The Sandy Springs Garden Club began with seventeen women interested in their community who were present at the first meeting. Sponsored by the Iris Garden Club of Atlanta, the new garden club members chose the club's name to represent what was then an unincorporated area of Fulton County. The group put together the first set of Constitution and By-laws, and the members chose an old house on the grounds of a local schoolhouse as their meeting place.
Together the first members decided on a series of programs that set the pace for the years to come. First there was a flower exchange; then landscaping in front of the school; and then a club flower show. Monies were raised by rummage sales, benefit bridge parties, yard sales, bazaars, and a club members' cookbook. One year all the proceeds from a Tour of Homes went towards landscaping Ridgeview High School. Other funds were used to landscape other high schools in the area, as well as to donate trees and bluebird houses. Financial support from the club was given to hospitals located in the area including Northside, Scottish Rite, and
In keeping with the sense of civic-mindedness shared by the members of the club, the SSGC president approached the Portman-Barry Developers in 1984 about obtaining an old house near the present intersection of Mount Vernon Highway and GA 400. The garden club wanted to convert the house into a Community Garden Center and meeting rooms, as well as a permanent home for the Fulton County Federation of Garden Clubs. The club members raised $35,000 dollars for the project, and Portman-Barry agreed to gift the house to the county and also pledged $15,000 to cover the cost to move the farm house to the new location. The land around the springs for which Sandy Springs was named had been acquired by Fulton County, and this became the perfect setting for the historic house. It was moved to the area near the springs on October 9, 1985. The areas around the house were planted in keeping with its historical background, and the park grounds continue to be maintained by members of the garden club and others. Research soon confirmed that this suburban cottage was in fact a remodeled farmhouse, circa 1869, one of eight known 19th-century structures remaining in the Sandy Springs area.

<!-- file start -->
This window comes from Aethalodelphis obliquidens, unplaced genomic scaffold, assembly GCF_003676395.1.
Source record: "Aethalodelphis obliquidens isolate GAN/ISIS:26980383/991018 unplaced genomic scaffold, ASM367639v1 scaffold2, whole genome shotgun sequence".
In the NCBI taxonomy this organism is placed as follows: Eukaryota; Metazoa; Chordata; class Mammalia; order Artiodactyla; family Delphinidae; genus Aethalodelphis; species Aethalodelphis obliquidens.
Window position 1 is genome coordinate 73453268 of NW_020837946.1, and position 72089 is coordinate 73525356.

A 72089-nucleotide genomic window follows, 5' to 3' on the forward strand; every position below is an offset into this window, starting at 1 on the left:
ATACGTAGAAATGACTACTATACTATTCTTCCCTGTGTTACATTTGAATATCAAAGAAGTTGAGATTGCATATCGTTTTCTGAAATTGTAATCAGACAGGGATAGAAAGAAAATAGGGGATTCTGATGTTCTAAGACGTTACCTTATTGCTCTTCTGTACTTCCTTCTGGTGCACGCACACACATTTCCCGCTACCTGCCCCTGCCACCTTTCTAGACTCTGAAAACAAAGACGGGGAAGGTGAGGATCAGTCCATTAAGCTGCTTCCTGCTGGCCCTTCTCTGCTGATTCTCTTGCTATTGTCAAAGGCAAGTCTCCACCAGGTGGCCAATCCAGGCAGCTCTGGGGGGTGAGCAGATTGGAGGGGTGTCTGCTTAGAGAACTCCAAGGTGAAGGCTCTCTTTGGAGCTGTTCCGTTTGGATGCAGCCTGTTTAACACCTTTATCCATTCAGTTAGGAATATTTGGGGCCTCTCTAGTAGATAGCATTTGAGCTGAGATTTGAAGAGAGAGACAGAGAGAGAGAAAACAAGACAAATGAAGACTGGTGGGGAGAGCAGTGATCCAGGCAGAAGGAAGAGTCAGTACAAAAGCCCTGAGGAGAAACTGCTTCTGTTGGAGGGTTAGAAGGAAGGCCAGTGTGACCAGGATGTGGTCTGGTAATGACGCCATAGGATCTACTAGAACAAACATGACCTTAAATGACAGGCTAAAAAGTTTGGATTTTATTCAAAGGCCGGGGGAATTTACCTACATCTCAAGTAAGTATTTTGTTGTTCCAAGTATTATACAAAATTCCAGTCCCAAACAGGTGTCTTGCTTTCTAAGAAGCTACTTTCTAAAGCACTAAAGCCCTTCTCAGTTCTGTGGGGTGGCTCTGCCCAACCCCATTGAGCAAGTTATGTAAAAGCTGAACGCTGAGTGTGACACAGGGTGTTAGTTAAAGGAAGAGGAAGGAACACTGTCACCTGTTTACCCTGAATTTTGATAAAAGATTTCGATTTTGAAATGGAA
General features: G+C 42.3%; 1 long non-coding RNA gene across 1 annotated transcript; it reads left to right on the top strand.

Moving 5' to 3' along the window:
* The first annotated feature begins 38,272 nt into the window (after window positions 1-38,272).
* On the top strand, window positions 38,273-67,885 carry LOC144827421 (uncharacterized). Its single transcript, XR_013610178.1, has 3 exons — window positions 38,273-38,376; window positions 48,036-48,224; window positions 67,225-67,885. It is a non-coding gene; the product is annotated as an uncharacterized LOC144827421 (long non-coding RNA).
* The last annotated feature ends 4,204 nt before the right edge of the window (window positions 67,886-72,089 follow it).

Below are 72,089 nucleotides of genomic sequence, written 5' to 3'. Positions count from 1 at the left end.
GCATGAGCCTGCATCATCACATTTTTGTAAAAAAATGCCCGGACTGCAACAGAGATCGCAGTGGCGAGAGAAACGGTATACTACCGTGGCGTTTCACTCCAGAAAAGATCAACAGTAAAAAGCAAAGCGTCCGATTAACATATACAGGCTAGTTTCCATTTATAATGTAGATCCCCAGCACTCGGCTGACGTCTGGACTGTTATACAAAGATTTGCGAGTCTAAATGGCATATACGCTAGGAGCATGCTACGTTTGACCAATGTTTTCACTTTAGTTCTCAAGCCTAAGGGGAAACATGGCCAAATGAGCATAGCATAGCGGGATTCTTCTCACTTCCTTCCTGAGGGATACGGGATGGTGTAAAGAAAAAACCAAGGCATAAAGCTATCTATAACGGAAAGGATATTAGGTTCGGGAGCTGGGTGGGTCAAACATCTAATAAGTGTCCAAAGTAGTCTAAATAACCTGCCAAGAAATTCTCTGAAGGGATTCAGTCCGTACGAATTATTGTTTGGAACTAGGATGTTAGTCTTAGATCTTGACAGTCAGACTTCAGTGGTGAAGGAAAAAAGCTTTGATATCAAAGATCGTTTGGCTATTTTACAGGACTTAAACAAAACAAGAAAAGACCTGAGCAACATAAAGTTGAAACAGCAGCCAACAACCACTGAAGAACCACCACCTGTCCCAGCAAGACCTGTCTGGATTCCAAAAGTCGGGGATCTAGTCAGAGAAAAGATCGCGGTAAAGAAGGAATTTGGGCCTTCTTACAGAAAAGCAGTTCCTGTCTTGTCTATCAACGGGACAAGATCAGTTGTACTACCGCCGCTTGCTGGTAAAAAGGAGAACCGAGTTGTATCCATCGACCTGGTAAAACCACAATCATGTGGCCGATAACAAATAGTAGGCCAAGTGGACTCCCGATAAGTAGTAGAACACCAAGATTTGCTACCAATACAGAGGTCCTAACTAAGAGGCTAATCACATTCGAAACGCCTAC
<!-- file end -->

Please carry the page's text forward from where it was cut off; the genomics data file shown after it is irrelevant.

The Sandy Springs Garden Club is still involved with the Williams-Payne House as an ongoing projects. Some of our members are now active in learning to be Master Gardeners, flower arrangers, horticulturists, and preservationists. Members attend classes offered by the Garden Club of Georgia to learn how to stage and participate in flower shows.The members worked with the City of Sandy Springs